Troop C enjoyed great success with its FIST team’s integration forward of the headquarters element; robust call-for-fire training; support at the dismount and crew level; and integrated planning of troop and squadron fires. Overall, with very clear engagement criteria embraced and implemented at troop level, Troop C was extraordinarily lethal, destroying (mobility, firepower or catastrophically) at least two mechanized-infantry company formations during force-on-force at NTC.

Troop C achieved this through an aggressive training program, which put its dismounts and gunners/Bradley commanders in the Fort Hood, TX, Call-for-Fire Trainer with its FIST team. This got the team talking with the "customers" and interacting beyond the basics of grid and polar fire missions. Time was spent observing linear targets, confirming or refining grids with other dismounts and communicating with the FIST team for shared understanding and refinement to targets. This significantly reduced target error at NTC.

A future refinement to this integration moving forward is sustained planning classes at squadron level to refine our airspace management with graphic-control measures and time/space deconfliction. This will help us efficiently manage our fires and the time it takes to clear air.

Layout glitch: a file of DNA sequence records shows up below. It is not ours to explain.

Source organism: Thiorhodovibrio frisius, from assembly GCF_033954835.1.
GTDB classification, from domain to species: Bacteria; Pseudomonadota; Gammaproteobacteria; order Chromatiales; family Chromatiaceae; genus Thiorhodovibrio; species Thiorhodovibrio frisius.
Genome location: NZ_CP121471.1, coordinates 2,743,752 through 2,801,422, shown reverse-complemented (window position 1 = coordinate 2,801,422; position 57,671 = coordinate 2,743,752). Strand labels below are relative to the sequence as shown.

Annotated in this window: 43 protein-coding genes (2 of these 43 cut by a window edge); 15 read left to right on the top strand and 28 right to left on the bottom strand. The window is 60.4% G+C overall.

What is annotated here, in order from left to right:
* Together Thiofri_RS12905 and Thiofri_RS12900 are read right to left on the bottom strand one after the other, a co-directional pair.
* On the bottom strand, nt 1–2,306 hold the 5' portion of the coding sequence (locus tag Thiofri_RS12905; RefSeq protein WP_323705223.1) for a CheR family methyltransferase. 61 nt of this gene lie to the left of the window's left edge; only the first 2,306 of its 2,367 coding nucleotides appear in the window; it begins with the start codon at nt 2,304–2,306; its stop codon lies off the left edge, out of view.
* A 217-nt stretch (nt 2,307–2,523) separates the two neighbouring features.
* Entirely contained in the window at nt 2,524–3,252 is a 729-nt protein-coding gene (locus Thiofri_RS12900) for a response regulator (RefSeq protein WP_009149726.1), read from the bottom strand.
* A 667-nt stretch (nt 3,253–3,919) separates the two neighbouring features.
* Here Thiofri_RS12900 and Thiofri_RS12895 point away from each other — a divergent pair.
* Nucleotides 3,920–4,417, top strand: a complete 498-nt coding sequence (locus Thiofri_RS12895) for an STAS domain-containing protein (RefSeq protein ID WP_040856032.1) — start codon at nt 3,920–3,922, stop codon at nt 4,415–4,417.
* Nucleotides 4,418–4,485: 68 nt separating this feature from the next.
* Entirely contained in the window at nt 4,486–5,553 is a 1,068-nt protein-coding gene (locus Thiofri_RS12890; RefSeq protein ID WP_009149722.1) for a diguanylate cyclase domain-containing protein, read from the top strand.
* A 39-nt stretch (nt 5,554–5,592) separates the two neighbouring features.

Sustainment operations

Leading up to Rotation 14-04, as platoons transitioned to the six-Bradley platoon configuration, troop maintenance teams did not receive more sustainment and maintenance support. A method the troops used to mitigate this risk was incorporating maintenance support forward of the combat trains to within one to two kilometers of the front line of troops. This enabled the troop and platoons to have near-immediate resolution on vehicle-maintenance issues without requiring more levels of support from the combat trains or the field trains. Platoons were able to go 48 hours without resupply of petroleum or oil and still maintain a near-100-percent operational-readiness rate.